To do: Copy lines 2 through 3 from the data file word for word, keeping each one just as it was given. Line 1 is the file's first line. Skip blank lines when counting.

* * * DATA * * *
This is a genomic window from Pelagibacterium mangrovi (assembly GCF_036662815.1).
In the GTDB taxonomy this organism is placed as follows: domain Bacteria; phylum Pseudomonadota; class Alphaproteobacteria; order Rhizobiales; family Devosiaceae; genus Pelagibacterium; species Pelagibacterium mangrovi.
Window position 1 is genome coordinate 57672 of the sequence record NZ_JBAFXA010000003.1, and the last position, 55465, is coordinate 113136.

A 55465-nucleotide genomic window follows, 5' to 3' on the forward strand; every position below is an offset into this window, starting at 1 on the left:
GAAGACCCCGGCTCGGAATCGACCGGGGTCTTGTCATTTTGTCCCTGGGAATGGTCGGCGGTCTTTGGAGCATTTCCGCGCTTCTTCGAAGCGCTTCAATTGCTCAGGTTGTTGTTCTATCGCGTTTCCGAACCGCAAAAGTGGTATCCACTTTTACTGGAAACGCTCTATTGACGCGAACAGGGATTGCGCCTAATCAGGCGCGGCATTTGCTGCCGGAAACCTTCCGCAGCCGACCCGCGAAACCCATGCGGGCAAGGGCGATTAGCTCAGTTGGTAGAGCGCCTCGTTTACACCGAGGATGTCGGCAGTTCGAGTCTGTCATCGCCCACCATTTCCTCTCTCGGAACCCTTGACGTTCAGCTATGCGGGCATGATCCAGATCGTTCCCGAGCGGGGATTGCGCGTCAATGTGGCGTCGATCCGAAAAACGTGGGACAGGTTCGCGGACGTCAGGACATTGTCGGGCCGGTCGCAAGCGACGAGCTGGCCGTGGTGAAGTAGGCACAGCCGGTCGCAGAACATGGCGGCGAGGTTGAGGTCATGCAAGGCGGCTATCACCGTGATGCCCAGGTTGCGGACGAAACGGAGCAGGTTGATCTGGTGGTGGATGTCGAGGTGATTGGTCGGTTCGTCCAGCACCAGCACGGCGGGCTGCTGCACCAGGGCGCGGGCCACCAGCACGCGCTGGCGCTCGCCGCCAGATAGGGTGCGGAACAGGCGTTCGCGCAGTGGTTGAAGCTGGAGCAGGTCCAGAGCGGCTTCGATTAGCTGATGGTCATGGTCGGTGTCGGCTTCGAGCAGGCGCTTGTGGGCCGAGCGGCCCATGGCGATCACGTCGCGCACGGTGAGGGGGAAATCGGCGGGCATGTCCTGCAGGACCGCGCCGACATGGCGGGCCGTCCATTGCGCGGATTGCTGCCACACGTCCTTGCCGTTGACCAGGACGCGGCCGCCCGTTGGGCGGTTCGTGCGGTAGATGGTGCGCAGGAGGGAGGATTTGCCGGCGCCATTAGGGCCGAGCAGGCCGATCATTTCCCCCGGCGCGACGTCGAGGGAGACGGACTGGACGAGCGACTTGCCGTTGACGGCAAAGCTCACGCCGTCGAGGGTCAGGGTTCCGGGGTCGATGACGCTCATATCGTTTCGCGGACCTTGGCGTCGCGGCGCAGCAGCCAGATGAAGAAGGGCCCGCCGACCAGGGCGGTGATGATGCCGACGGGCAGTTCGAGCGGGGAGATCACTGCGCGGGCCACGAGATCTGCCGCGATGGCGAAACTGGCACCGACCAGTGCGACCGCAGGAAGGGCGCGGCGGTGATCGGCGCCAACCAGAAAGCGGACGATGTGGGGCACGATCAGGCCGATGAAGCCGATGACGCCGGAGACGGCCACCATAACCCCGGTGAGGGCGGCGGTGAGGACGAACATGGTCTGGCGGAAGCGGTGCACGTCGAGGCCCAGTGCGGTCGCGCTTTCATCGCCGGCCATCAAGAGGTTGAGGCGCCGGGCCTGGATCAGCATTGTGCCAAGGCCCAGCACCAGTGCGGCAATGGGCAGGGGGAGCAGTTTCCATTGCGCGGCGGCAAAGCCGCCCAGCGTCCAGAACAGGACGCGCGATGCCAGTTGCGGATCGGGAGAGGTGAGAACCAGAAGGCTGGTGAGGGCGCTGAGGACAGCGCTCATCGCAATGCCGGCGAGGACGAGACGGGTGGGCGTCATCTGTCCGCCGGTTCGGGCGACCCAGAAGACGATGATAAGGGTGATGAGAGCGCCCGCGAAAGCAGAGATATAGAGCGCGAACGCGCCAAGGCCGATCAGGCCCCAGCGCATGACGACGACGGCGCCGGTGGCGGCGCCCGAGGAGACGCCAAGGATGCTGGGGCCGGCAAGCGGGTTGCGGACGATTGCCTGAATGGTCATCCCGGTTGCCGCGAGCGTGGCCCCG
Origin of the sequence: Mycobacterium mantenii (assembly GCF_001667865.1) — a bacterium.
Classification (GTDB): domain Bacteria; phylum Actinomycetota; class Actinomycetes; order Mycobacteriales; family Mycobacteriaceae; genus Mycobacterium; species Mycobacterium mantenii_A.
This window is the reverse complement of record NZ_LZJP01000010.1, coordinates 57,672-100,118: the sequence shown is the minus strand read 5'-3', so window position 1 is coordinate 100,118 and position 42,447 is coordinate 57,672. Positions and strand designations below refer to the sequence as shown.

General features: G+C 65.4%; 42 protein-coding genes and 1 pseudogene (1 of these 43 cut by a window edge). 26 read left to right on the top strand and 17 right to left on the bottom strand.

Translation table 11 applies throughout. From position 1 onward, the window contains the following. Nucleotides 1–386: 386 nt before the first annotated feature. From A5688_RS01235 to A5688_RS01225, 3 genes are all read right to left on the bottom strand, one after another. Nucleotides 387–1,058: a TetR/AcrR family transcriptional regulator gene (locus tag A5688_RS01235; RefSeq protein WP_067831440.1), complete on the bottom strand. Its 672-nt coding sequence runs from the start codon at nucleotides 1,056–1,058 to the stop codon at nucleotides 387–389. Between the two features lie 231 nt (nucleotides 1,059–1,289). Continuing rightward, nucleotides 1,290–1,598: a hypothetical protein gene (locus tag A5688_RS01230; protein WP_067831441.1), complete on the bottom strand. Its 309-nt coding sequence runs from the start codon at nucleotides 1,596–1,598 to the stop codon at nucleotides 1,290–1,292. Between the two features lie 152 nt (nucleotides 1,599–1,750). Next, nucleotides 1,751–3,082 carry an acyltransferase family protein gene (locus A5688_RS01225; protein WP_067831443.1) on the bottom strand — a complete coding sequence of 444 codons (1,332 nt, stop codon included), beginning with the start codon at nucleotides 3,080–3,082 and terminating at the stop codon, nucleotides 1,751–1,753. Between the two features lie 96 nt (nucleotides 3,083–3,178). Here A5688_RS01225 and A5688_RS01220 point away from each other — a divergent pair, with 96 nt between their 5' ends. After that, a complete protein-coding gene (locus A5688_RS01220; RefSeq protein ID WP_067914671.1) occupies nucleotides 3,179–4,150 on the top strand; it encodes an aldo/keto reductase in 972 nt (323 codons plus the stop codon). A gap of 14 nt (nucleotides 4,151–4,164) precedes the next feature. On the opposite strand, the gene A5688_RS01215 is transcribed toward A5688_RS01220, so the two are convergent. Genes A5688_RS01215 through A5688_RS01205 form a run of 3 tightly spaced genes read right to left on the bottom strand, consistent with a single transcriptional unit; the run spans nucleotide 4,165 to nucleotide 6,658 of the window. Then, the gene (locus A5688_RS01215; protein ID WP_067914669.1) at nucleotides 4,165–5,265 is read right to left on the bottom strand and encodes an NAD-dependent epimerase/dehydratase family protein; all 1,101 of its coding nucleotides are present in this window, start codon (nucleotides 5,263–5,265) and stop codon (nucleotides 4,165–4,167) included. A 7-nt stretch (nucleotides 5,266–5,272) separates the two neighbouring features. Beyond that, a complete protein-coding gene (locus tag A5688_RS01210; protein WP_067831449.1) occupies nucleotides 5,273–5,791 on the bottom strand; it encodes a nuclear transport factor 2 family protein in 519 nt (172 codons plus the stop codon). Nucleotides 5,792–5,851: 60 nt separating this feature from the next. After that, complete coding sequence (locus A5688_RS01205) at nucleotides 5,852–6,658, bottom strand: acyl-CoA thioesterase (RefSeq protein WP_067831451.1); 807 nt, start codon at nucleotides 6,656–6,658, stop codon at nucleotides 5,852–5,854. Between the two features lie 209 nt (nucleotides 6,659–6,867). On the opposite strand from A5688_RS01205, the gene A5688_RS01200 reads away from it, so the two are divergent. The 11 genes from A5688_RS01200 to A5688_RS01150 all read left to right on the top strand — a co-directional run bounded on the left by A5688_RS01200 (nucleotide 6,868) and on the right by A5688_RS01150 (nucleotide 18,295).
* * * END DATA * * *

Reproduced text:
In the GTDB taxonomy this organism is placed as follows: domain Bacteria; phylum Pseudomonadota; class Alphaproteobacteria; order Rhizobiales; family Devosiaceae; genus Pelagibacterium; species Pelagibacterium mangrovi.
Window position 1 is genome coordinate 57672 of the sequence record NZ_JBAFXA010000003.1, and the last position, 55465, is coordinate 113136.